Abstract 14080: Post-Transcriptional Regulation of Cardiac Protein Expression in Hypertrophy
Introduction: Whether gene expression is predominantly regulated by transcriptional or post-transcriptional processes is often debated. Pathological cardiac hypertrophy is associated with the dysregulation of protein homeostasis, but how this may affect the cardiac protein expression profile has not been examined.
Hypothesis: We hypothesize that the rates of protein turnover contribute to cardiac hypertrophy by acting as a post-transcriptional regulation of cardiac protein expression profile.
Methods: We integrated stable isotope mass spectrometry, computational modeling and a systems genetics model to generate a large dataset on protein dynamics in six inbred mouse strains showing contrasting susceptibilities to cardiac hypertrophy. To identify candidate disease markers, we performed regression modeling of proteome parameters over phenotypic responses. A meta-analysis on existing transcriptomics datasets was performed to compare implicated disease genes from transcript and protein data.
Results: We analyzed the turnover and abundance of 3,228 proteins in cardiac hypertrophy, encompassing 201 cellular pathways. The data were acquired from 1,404 mass spectrometry experiments. The data shows evidence that functionally-related proteins are co-regulated in turnover, with the turnover rate of glycolytic enzymes positively correlated with the severity of hypertrophy (r > 0.58), whereas the turnover of fatty acid oxidation pathways is negatively correlated (r < -0.66). Moreover, when co-analyzed with up to 30 sets of transcriptomic profiling data, we find that the inclusion of protein turnover information consistently leads to ~30% gain in power to discover candidate disease genes. Known hypertrophy markers (e.g., ANXA2, ANXA3, FHL1) exhibit co-directional changes on transcriptional and translational levels, but disease-specific changes of additional marker candidates are revealed only when protein turnover data were included.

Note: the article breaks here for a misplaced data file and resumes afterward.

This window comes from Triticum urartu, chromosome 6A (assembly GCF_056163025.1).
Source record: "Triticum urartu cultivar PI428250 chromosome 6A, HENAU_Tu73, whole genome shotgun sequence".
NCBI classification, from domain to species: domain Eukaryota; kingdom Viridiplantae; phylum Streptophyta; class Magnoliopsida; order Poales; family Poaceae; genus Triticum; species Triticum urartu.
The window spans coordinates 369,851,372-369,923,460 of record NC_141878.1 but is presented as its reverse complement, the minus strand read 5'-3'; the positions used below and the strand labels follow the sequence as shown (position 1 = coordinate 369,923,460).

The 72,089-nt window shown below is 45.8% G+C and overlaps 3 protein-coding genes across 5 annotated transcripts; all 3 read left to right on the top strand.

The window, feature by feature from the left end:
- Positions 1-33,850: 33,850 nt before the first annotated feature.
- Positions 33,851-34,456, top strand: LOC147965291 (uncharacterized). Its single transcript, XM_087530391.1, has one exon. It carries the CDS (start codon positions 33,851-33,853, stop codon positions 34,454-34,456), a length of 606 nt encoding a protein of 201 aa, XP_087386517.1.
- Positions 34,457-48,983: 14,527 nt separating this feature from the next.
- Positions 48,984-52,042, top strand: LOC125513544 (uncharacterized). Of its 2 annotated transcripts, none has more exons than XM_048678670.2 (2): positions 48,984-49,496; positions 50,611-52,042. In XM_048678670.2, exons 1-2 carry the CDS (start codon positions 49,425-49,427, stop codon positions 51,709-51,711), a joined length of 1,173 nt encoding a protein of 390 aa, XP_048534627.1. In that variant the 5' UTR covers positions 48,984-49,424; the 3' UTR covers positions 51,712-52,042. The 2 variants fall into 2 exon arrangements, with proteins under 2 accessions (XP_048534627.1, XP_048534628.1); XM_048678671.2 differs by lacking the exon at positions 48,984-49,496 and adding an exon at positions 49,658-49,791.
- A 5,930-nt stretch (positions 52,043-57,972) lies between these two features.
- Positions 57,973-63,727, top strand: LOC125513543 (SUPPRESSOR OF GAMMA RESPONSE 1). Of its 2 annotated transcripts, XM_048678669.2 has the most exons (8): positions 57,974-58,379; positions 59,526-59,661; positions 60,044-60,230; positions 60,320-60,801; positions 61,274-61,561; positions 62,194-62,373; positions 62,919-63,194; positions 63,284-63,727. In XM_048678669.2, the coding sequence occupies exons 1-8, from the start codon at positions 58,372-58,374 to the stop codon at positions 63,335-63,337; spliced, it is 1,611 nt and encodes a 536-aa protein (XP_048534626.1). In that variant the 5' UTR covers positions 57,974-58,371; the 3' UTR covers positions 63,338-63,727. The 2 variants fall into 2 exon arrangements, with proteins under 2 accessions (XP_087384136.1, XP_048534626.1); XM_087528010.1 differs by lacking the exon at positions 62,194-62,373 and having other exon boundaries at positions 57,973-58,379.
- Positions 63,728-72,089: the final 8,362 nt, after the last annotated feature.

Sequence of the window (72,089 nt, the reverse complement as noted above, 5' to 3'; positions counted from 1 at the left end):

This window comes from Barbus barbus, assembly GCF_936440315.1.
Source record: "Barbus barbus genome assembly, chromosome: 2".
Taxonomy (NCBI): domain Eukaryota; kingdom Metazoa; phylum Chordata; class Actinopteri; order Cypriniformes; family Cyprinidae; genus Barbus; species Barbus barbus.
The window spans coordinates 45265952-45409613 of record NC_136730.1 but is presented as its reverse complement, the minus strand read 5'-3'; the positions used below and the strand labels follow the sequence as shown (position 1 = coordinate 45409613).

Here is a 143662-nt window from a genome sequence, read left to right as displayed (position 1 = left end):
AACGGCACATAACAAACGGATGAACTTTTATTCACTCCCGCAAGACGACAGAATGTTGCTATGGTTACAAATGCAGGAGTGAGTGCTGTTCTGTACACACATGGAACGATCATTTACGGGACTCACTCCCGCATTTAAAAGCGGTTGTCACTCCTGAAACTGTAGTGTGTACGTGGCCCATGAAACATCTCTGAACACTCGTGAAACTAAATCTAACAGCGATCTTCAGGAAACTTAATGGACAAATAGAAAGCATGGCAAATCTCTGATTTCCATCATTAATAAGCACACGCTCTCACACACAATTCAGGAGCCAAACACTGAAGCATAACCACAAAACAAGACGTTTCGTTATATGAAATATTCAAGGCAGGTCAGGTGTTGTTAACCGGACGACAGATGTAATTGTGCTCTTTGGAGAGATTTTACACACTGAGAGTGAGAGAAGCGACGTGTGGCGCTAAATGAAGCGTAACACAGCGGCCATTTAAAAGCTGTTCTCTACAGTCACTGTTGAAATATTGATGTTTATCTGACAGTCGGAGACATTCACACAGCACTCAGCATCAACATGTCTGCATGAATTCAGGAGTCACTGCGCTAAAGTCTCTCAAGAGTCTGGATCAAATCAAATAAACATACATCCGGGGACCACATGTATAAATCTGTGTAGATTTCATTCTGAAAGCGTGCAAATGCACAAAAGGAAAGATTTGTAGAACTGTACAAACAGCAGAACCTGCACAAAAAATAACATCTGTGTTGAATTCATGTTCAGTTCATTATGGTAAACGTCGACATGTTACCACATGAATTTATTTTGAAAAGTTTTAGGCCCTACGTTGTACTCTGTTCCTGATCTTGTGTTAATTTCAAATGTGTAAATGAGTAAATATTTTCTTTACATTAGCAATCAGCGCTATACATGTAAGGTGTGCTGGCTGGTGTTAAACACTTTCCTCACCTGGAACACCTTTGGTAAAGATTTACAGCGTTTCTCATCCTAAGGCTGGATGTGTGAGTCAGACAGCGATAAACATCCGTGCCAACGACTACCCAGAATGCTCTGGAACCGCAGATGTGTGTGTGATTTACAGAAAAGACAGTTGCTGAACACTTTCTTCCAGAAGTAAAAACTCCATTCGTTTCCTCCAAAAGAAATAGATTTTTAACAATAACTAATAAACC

Conclusions: We demonstrate that protein dynamics information provides independent and complementary insights into the regulation of gene expression in the diseased heart, and can avail in-depth elucidation of disease drivers and mechanisms.
Author Disclosures: E. Lau: None. Q. Cao: None. D.C. Ng: None. B.J. Bleakley: None. M.P. Lam: None. P. Ping: None.
- © 2016 by American Heart Association, Inc.